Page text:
"Then I'll go to papa and ask."
"Go by all means."
"I won't if you'll tell me truly."
"I sha'n't tell you anything. Go and ask, if you dare," said Harry, only too glad to have the tables turned.
Polly's expedition met with the same fate, and she attempted to cover her retreat in a similar manner.
"Ah! you didn't tell."
"I don't believe you asked papa."
"Don't you? Very well!"
"Well, did you?"
"Never mind." Etc., etc., etc.
Meanwhile Mr. Skratdj scolded Mrs. Skratdj for not keeping the children in better order. And Mrs. Skratdj said it was quite impossible to do so when Mr. Skratdj spoilt Harry as he did, and weakened her (Mrs. Skratdj's) authority by constant interference.
Difference of sex gave point to many of these nursery squabbles, as it so often does to domestic broils.
"Boys never will do what they're asked," Polly would complain.
"Girls ask such unreasonable things," was Harry's retort.
"Not half so unreasonable as the things you ask."
"Ah! that's a different thing! Women have got to do what men tell them, whether it's reasonable or not."
"No, they've not!" said Polly. "At least, that's only husbands and wives."
"All women are inferior animals," said Harry.
"Try ordering mamma to do what you want, and see!" said Polly.
"Men have got to give orders, and women have to obey," said Harry, falling back on the general principle. "And when I get a wife, I'll take care I make her do what I tell her. But you'll have to obey your husband when you get one."
"I won't have a husband, and then I can do as I like."
"Oh, won't you? You'll try to get one, I know. Girls always want to be married."
"I'm sure I don't know why," said Polly; "they must have had enough of men if they have brothers."
And so they went on, _ad infinitum_, with ceaseless arguments that proved nothing and convinced nobody, and a continual stream of contradiction that just fell short of downright quarreling.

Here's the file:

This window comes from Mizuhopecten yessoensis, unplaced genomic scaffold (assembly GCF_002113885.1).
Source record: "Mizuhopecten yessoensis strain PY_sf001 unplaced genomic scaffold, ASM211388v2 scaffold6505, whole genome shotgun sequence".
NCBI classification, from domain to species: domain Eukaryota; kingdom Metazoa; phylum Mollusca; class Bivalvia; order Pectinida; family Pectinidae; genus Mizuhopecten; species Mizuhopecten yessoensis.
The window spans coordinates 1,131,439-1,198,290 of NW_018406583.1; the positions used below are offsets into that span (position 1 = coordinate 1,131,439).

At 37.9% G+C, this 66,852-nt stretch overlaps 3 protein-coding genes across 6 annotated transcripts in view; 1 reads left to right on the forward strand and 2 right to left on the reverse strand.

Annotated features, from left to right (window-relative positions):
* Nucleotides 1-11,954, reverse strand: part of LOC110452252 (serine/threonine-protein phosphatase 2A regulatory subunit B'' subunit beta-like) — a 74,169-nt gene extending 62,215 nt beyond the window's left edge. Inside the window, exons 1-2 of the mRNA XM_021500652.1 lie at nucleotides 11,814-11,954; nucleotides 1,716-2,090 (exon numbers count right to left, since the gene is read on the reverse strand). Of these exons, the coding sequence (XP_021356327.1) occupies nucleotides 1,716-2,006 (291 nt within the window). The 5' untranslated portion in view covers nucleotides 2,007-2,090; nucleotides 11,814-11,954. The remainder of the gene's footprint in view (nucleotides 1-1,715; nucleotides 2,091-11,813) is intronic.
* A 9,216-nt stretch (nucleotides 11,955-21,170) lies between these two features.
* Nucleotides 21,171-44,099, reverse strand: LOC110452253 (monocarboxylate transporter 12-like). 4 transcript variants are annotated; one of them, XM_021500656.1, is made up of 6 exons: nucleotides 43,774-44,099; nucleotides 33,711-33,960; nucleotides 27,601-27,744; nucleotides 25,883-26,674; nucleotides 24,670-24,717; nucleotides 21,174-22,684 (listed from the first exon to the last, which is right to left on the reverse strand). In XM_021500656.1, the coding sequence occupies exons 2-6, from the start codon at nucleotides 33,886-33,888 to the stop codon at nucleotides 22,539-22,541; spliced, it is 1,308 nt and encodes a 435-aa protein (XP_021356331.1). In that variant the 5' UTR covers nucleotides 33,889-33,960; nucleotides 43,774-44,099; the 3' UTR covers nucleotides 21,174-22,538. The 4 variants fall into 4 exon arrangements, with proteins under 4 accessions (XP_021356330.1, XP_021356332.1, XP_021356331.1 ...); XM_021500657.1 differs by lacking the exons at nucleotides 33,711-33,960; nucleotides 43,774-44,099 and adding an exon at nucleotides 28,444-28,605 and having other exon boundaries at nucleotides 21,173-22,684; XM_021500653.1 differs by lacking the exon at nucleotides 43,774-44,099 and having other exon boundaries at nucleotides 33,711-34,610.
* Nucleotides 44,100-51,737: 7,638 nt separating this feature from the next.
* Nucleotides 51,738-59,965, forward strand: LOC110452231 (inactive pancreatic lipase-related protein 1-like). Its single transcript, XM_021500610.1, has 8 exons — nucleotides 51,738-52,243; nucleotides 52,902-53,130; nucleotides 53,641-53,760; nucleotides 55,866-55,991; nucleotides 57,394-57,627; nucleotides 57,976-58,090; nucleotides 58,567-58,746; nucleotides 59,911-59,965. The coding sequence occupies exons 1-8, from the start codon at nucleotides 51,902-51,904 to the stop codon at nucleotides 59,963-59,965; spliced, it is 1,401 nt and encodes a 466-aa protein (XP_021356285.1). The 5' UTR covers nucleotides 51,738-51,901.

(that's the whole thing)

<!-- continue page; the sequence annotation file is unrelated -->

Indeed, there was a kind of snapping even less near to a dispute than in the cases just mentioned. The little Skratdjs, like some other children, were under the unfortunate delusion that it sounds clever to hear little boys and girls snap each other up with smart sayings, and old and rather vulgar play upon words, such as:
"I'll give you a Christmas box. Which ear will you have it on?"
"I won't stand it."
"Pray take a chair."
"You shall have it to-morrow."
"To-morrow never comes."
And so if a visitor kindly began to talk to one of the children, another was sure to draw near and "take up" all the first child's answers, with smart comments and catches that sounded as silly as they were tiresome and impertinent.
And ill-mannered as this was, Mr. and Mrs. Skratdj never put a stop to it. Indeed, it was only a caricature of what they did themselves. But they often said, "We can't think how it is the children are always squabbling!"
It is wonderful how the state of mind of a whole household is influenced by the heads of it. Mr. Skratdj was a very kind master, and Mrs. Skratdj was a very kind mistress, and yet their servants lived in a perpetual fever of irritability that fell just short of discontent.
They jostled each other on the back stairs, said harsh things in the pantry, and kept up a perennial warfare on the subject of the duty of the sexes with the general man servant. They gave warning on the slightest provocation.
The very dog was infected by the snapping mania. He was not a brave dog, he was not a vicious dog, and no high breeding sanctioned his pretensions to arrogance. But, like his owners, he had contracted a bad habit, a trick, which made him the pest of all timid visitors, and indeed of all visitors whatsoever.